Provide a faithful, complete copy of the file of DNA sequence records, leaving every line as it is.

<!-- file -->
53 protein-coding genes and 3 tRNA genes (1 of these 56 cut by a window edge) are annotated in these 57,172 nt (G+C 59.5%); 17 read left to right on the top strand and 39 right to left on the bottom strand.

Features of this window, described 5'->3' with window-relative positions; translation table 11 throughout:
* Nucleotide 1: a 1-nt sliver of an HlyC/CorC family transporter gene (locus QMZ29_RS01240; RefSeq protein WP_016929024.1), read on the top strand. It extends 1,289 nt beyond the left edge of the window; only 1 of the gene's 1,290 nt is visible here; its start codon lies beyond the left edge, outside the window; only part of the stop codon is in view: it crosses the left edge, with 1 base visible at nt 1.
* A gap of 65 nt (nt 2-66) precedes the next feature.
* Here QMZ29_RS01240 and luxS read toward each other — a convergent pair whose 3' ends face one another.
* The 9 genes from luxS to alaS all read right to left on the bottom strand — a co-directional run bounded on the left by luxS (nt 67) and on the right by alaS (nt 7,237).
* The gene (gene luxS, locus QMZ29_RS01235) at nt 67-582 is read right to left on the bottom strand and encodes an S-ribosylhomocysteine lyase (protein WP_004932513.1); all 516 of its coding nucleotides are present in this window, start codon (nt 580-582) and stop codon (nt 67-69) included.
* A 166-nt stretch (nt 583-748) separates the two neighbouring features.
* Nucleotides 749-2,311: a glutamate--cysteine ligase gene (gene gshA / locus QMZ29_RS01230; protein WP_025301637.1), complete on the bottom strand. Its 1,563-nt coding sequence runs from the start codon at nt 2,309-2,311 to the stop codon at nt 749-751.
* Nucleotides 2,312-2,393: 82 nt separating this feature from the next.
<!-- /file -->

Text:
53 protein-coding genes and 3 tRNA genes (1 of these 56 cut by a window edge) are annotated in these 57,172 nt (G+C 59.5%); 17 read left to right on the top strand and 39 right to left on the bottom strand.

Features of this window, described 5'->3' with window-relative positions; translation table 11 throughout:
* Nucleotide 1: a 1-nt sliver of an HlyC/CorC family transporter gene (locus QMZ29_RS01240; RefSeq protein WP_016929024.1), read on the top strand. It extends 1,289 nt beyond the left edge of the window; only 1 of the gene's 1,290 nt is visible here; its start codon lies beyond the left edge, outside the window; only part of the stop codon is in view: it crosses the left edge, with 1 base visible at nt 1.
* A gap of 65 nt (nt 2-66) precedes the next feature.
* Here QMZ29_RS01240 and luxS read toward each other — a convergent pair whose 3' ends face one another.
* The 9 genes from luxS to alaS all read right to left on the bottom strand — a co-directional run bounded on the left by luxS (nt 67) and on the right by alaS (nt 7,237).
* The gene (gene luxS, locus QMZ29_RS01235) at nt 67-582 is read right to left on the bottom strand and encodes an S-ribosylhomocysteine lyase (protein WP_004932513.1); all 516 of its coding nucleotides are present in this window, start codon (nt 580-582) and stop codon (nt 67-69) included.
* A 166-nt stretch (nt 583-748) separates the two neighbouring features.
* Nucleotides 749-2,311: a glutamate--cysteine ligase gene (gene gshA / locus QMZ29_RS01230; protein WP_025301637.1), complete on the bottom strand. Its 1,563-nt coding sequence runs from the start codon at nt 2,309-2,311 to the stop codon at nt 749-751.
* Nucleotides 2,312-2,393: 82 nt separating this feature from the next.